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Literary master of magical realism

April 18, 2014|Chris Kraul and Thomas Curwen
  • Gabriel Garcia Marquez, sitting with his wife, Mercedes Barcha, is asked by admirers in May 2007 to dedicate their books before boarding the train to visit his hometown of Aracataca, Colombia, for the first time in 20 years.
Gabriel Garcia Marquez, sitting with his wife, Mercedes Barcha, is asked… (Alejandra Vega, AFP/Getty…)

When Colonel Aureliano Buendia faced the firing squad, time slipped away, and his life became a dream. Before him rose the mythical town of Macondo and its retinue of gypsies and their pipes and kettle drums and magical inventions.

Of course Buendia's dream belonged to the teller of the tale, Gabriel Garcia Marquez, whose novel "One Hundred Years of Solitude" casts a spell upon readers that can never be broken.

A Spanish galleon lies in the jungle, its hull "an armor of petrified barnacles and soft moss," its sails dirty rags, the rigging adorned with orchids. A child is born with the tail of a pig. Lovers tryst among butterflies and scorpions, and when it rains, it rains for four years, 11 months and two days.

Garcia Marquez may not have invented magical realism, but he was its most adept practitioner, capable of mixing the transcendent and the bawdy, the whimsical and the tragic, in equal proportions.

For The Record
Los Angeles Times Tuesday, April 22, 2014 Home Edition Main News Part A Page 4 News Desk 1 inches; 51 words Type of Material: Correction
Gabriel Garcia Marquez: An obituary of Colombian author Gabriel Garcia Marquez in the April 18 Section A said he had published a memoir titled "Live to Tell the Tale" in 2001. The memoir, published in 2002, was titled "Vivir Para Contarla" in Spanish and "Living to Tell the Tale" in English.

The 87-year-old Colombian writer died Thursday at his home in Mexico City, according to Rafael Tovar y de Teresa, president of the official Mexican cultural association.

The cause was not immediately announced, but Garcia Marquez had been in failing health for some time. He was released from the hospital just over a week ago.

The author of seven novels and numerous short stories and the winner of the Nobel Prize in literature in 1982, Garcia Marquez filled his pages with the lives of dreamers, philanderers, anarchists, thieves and prophets, men and women driven by their appetites and often isolated by their folly. As fantastic as his fictions were, they were never far from reality.

In his speech to the Swedish Academy, Garcia Marquez recounted the tragedy of Latin America, "that boundless realm of haunted men and historic women, whose unending obstinacy blurs into legend." He talked about the wars, the military coups, a dictator intent upon "ethnocide," and of all the missing and imprisoned.

"A reality not of paper," he said, "but one that lives within us and determines each instant of our countless daily deaths, and that nourishes a source of insatiable creativity, full of sorrow and beauty, of which this roving and nostalgic Colombian is but one cipher more, singled out by fortune."

He was known to his admirers as "Gabo," and his influence helped fuel what is known as the "Boom," the international popularity of Latin American literature in the years after World War II.

"Being a contemporary of Gabo was like living in the time of Homer," said Colombian writer Hector Abad Faciolince. "In a mythic and poetic way, he explained our origins. His verbal imagination and creative force were astonishing."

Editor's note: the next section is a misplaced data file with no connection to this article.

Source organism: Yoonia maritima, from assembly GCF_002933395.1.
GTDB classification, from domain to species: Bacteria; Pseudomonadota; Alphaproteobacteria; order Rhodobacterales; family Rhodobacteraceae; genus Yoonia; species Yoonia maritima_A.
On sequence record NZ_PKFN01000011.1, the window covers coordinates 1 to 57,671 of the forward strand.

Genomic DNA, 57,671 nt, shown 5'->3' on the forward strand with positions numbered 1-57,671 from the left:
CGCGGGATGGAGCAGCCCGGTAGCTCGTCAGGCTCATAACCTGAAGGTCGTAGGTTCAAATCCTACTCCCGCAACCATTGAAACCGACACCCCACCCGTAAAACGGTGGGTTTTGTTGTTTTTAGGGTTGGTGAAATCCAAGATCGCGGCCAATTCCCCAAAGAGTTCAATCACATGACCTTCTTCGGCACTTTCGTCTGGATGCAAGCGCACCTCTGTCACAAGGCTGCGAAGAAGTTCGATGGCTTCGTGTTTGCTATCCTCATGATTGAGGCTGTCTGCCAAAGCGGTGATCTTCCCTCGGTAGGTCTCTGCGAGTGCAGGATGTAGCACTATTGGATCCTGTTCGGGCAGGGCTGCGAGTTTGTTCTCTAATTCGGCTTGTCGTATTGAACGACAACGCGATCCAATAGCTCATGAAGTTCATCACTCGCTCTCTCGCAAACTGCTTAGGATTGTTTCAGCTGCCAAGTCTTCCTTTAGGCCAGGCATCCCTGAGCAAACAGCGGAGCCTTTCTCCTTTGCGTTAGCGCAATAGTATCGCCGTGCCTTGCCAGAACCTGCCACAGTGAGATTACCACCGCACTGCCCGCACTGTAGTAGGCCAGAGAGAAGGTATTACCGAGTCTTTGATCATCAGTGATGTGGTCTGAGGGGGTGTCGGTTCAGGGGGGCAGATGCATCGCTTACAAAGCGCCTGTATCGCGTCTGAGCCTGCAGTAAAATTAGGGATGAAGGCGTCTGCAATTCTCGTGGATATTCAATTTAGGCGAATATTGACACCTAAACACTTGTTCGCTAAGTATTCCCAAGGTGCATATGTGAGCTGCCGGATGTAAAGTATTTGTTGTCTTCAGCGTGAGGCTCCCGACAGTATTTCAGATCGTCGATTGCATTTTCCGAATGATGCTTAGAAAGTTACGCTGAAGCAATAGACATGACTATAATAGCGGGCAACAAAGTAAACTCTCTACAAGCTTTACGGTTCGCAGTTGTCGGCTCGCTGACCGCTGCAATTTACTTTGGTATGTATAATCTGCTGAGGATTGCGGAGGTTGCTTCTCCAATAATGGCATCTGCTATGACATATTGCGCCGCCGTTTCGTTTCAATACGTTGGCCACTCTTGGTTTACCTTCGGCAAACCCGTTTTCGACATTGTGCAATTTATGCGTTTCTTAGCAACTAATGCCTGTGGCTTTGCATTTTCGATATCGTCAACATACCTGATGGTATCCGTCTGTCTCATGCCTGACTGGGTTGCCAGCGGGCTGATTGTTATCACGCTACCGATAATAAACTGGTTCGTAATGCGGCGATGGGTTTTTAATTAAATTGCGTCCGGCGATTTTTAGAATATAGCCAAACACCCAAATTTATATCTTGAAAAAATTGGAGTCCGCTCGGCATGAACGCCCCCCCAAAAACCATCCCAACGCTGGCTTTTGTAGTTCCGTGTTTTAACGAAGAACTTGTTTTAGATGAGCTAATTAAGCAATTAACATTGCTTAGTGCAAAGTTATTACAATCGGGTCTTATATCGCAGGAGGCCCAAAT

Novelist Isabel Allende first read "One Hundred Years of Solitude" in Spanish in the mid-1960s and found her life, growing up in Peru and Chile, mirrored in its stories.

"It was a hurricane of ideas, images and voices," she said. "It was my family and my grandfather. It was a way of explaining Latin America to the world -- and to ourselves."

Edith Grossman, who has been his translator since 1985, described Garcia Marquez as "an alchemist."

"The man writes like an angel," she said. "He is so deft in his use of language, and he is so profound in his perception of emotions and the psychology of his characters. That combination is extraordinary."

Grossman doesn't like to refer to his work as magical realism. "He uses fantasy in a way that writers always have," she says. "He uses fantasy to tell the truth; that is what literature does. It tells the truth through invention and make-believe. The magic comes from encountering a writer of genius who turns everything he touches into gold."

Even though Garcia Marquez's blending of fantasy and outrageous facts "told with a straight face," as he once put it, was pioneered by Cuban writer Alejo Carpentier, Mexico's Juan Rulfo and Argentina's Jorge Luis Borges, he lifted the technique from obscurity with the publication of "One Hundred Years of Solitude."

Even today as the surprise and power of magical realism have waned, Garcia Marquez continues to be influential.

"His voice is in the heart and mind of every writer in Latin America, even if you react against him," said Allende. "Younger writers abhor magical realism and want to be as far away from Garcia Marquez as possible, but again he is still the measure."

Political opinions

The 1967 novel -- "Cien Anos de Soledad" -- was published shortly before he turned 40. Until then, he had scraped by as a newspaper reporter, advertising copy writer and screenwriter. He was so poor that he had to mail the manuscript to his Argentine publisher in two packages because he couldn't afford to send it all at once.

Known for his opinions on Cuba, military dictatorship and Latin American cultural autonomy, Garcia Marquez counted among his friends Bill Clinton, French President Francois Mitterrand and the dictators Omar Torrijos of Panama and Fidel Castro of Cuba.

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